Boling, a graduating senior from Houston who will run collegiately at Georgia next season, was featured in a major spread in Sports Illustrated in the spring. He was a finalist for Gatorade National Athlete of the Year in any sport. Boling has run the 100 in a wind-aided 9.98 this spring and set the national record with a legal 10.13.
Williams was tentatively scheduled to race against Boling in a pair of meets this summer, including in the U-20 Championships at Mirimar, Florida. But McKenzie and sprints coach John Mays decided to shut down Williams for the season due to his injuries.
"I think he'd have been right with Boling," McKenzie said. "It would have been quite a race, but we weren't going to push it. It wasn't time to get greedy. We didn't want to take any chance on further injury. We decided to let him rest, rehab and train and get ready for a great senior year. He has a lot of running in front of him."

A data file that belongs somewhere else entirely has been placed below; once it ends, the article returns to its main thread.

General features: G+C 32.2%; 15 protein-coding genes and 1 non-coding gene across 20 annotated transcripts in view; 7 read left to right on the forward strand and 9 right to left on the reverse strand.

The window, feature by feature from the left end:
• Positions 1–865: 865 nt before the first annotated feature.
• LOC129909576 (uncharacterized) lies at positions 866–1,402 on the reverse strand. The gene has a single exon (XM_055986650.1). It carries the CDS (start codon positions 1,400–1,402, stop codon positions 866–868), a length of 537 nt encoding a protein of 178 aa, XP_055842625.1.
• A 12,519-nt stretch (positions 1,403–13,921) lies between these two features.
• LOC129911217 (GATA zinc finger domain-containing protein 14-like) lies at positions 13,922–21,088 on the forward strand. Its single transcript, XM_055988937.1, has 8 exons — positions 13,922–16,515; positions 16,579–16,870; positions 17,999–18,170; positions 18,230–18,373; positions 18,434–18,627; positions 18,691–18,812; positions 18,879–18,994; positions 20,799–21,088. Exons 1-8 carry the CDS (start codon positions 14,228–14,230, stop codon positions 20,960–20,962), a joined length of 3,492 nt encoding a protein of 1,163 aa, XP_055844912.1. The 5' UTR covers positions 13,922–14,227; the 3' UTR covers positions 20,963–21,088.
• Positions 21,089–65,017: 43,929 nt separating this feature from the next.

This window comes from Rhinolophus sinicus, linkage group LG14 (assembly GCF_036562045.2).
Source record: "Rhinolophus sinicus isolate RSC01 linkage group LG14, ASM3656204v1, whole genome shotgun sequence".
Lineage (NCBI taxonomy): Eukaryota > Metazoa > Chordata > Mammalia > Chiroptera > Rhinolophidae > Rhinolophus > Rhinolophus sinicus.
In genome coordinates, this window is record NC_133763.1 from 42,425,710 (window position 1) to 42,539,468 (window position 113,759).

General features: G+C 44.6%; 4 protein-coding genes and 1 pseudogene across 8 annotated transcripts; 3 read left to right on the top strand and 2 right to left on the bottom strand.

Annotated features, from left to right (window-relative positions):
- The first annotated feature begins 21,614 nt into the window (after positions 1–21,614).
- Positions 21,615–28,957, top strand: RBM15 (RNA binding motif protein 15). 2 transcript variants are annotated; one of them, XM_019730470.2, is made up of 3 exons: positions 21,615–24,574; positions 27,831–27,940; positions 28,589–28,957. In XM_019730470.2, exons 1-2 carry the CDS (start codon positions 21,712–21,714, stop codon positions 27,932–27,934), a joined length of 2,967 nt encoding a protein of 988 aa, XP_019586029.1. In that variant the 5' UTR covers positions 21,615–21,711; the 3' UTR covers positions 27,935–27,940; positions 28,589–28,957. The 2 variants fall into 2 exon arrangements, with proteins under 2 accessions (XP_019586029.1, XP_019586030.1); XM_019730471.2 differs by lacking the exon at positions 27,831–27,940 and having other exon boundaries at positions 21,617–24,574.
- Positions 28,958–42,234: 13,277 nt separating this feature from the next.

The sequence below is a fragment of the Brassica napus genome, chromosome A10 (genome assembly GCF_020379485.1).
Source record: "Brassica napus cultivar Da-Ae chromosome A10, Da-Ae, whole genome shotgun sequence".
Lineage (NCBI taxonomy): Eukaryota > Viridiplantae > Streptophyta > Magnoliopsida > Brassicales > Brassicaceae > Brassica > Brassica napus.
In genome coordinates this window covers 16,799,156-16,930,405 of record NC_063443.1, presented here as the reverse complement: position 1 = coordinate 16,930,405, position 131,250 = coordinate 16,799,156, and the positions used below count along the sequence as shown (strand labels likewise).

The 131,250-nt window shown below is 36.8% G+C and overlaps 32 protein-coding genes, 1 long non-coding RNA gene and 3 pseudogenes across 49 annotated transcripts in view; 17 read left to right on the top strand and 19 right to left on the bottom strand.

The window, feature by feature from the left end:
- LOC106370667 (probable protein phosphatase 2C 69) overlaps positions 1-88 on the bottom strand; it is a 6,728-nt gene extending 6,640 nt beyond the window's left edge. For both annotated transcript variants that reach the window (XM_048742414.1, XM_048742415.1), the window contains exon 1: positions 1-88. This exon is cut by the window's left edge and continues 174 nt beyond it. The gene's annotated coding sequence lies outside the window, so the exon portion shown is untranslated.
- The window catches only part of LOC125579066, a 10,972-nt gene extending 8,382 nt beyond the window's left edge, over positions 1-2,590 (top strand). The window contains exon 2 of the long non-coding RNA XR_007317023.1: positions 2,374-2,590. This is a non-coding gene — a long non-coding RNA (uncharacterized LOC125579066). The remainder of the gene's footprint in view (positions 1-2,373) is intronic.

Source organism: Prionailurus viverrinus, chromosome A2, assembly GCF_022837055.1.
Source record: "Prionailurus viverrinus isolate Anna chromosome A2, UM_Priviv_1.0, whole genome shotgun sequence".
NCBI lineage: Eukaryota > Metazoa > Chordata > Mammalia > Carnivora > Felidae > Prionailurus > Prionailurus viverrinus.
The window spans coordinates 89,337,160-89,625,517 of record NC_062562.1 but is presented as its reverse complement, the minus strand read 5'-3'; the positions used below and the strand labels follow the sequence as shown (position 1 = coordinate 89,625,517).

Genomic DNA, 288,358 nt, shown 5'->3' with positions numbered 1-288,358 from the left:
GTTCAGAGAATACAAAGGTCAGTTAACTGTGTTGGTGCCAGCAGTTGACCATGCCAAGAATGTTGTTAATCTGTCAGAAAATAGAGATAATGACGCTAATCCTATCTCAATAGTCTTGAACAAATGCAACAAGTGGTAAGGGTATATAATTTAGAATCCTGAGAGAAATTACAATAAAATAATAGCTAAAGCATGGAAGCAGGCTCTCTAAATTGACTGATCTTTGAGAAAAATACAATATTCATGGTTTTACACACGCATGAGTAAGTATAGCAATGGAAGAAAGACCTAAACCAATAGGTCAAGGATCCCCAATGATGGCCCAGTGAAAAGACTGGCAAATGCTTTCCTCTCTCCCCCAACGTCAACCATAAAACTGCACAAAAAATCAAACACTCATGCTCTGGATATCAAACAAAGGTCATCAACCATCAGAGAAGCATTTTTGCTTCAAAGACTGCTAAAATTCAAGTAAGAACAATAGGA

"It would have been fun, but I'm not complaining," Williams said. "It was disappointing at first, but looking back at it, it was a chance for me to use the summer to train and work and do things I wouldn't have been able to do if I hadn't gotten hurt."
Williams earned his driver's license, taking driver's education classes to save money on insurance. He bought his first car, a 2013 Toyota Scion FR-S, with money he had saved. He is serving an internship as an office assistant with the Bureau of Land Management two days a week and working as a camp counselor at the Free Lunch and Play program of Portland Parks & Recreation three days a week.
"I'm pretty busy every day," Williams said. "And even though I'm not running, I'm training. I go to physical therapy to get my foot right and get better. I'm not just sitting around the house."
That's by design. Williams is well-spoken and well-mannered, a disciplined student (carrying a 4.0 cumulative grade-point average) who takes marching orders from his mother, Andrea Green, and grandmother, Janette Green.